The result was that the Yamato and Musashi were not active participants at crucial battles such as Coral Sea and Midway. The first time they did see heavy action was during the Leyte Gulf campaign when the future American Overseer MacArthur was making good his promise to return to the Philippines after the Japanese had kicked him out in in the early years of the war. The Musashi got a small flesh wound from an American submarine and when a bunch of American aircraft noticed the band aid the Japanese had put on the Musashi they kept pounding the weakspot for massive damage. As for the Yamato, she was the flagship for a battle group that would enter a Legendary BIG FIGHT. However this BIG FIGHT was not to be the decisive battle the Japanese had been looking for. Instead they had hoped to sink MacArthur’s invasion fleet while their carriers, already badly mauled by Spruance, the Second Smartest Man in the US Navy, lured “Bull” Halsey away from the San Bernardino Straight. This would have given the Yamato and the rest of her squadron a clear path to those vulnerable transports and the chance to give Dugout Doug what for when they got into their base to sink their ships and kill their dudes.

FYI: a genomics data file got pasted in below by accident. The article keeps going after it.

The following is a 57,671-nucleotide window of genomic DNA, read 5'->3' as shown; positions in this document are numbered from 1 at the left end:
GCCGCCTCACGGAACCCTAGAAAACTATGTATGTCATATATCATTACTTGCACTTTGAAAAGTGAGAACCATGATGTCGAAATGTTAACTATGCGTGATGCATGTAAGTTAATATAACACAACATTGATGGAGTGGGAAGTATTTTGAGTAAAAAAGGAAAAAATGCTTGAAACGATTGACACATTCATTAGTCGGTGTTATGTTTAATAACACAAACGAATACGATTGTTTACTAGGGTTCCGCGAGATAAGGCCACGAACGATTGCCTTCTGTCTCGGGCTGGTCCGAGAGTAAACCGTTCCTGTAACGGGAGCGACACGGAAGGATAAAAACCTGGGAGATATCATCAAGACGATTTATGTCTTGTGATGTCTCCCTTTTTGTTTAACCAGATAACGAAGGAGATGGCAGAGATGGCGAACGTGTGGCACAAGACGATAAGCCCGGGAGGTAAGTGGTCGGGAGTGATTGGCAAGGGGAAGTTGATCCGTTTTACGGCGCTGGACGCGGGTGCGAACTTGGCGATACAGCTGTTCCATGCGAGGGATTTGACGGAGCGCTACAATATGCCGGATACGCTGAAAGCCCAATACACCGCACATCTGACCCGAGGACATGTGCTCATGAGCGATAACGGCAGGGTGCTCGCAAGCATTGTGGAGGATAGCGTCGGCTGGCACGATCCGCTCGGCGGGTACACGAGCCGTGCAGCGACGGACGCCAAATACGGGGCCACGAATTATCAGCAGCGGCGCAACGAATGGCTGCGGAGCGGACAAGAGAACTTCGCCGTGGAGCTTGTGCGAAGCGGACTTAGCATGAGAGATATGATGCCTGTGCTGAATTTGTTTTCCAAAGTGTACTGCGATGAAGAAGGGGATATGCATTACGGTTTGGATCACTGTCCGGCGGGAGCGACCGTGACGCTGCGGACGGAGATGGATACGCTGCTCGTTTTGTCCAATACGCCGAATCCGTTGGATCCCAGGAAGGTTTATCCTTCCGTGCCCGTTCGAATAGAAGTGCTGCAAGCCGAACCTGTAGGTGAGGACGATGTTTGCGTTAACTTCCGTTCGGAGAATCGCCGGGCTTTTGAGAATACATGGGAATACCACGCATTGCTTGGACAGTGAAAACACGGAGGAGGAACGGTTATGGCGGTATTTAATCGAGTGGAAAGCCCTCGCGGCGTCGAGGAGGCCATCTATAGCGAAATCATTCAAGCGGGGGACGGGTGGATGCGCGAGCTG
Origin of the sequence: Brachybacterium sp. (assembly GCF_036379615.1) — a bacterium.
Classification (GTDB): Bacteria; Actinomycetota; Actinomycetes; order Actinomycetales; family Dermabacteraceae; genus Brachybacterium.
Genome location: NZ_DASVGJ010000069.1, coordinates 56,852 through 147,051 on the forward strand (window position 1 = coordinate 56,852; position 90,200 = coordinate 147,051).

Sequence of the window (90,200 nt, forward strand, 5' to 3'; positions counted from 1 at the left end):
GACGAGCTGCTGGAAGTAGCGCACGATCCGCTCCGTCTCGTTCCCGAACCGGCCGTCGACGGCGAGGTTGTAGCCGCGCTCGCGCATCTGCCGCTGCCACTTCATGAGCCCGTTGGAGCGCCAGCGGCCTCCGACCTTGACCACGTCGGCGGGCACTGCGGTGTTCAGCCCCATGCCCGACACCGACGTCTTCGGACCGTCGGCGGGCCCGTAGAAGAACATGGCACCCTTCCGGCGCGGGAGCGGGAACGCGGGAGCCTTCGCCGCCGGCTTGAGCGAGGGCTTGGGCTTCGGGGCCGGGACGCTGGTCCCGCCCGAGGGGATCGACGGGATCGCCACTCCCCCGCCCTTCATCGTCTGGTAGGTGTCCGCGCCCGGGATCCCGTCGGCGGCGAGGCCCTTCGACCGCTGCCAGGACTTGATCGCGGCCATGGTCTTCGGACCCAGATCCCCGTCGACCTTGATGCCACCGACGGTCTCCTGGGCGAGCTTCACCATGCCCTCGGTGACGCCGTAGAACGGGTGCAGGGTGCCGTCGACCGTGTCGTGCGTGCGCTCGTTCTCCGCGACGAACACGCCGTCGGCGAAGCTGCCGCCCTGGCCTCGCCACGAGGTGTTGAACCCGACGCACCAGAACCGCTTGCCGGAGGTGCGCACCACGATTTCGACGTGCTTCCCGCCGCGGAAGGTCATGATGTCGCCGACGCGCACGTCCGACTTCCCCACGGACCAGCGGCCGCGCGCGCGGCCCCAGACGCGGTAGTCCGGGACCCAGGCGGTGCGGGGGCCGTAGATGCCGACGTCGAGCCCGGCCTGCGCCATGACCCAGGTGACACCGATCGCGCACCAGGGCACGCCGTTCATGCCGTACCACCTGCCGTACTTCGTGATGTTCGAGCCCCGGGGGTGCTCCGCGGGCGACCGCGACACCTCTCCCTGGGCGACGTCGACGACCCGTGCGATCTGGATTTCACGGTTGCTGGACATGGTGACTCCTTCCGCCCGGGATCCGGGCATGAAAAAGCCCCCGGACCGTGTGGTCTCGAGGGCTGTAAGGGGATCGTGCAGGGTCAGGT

It was to be a BIG FIGHT that the Yamato wasn’t looking for but she ran into a bunch of destroyers, destroyer escorts, and some CVE (Combustible, Vulnerable, and Expendable as known to their crews) escort carriers of task force Taffy 3. Considering the Yamato had a posse of 3 other battleships, 6 Heavy Cruisers, 2 Light Cruisers, and 11 Destroyers she had plenty of help against Taffy 3 which had 6 lightly armed and armored escort carriers, 3 destroyers, 4 destroyer escorts, and 400 aircraft. Better yet the Yamato had caught those Americans with their pants down and none of their 400 aircraft were initially armed with anti-ship weapons, only high explosive bombs and depth charges for the most part that were pretty much useless against armored cruisers and battleships. If you were a betting person your money would probably have gone to the the Yamato and her posse; the Yamato alone displaced more tonnage than all of Taffy 3 ships combined.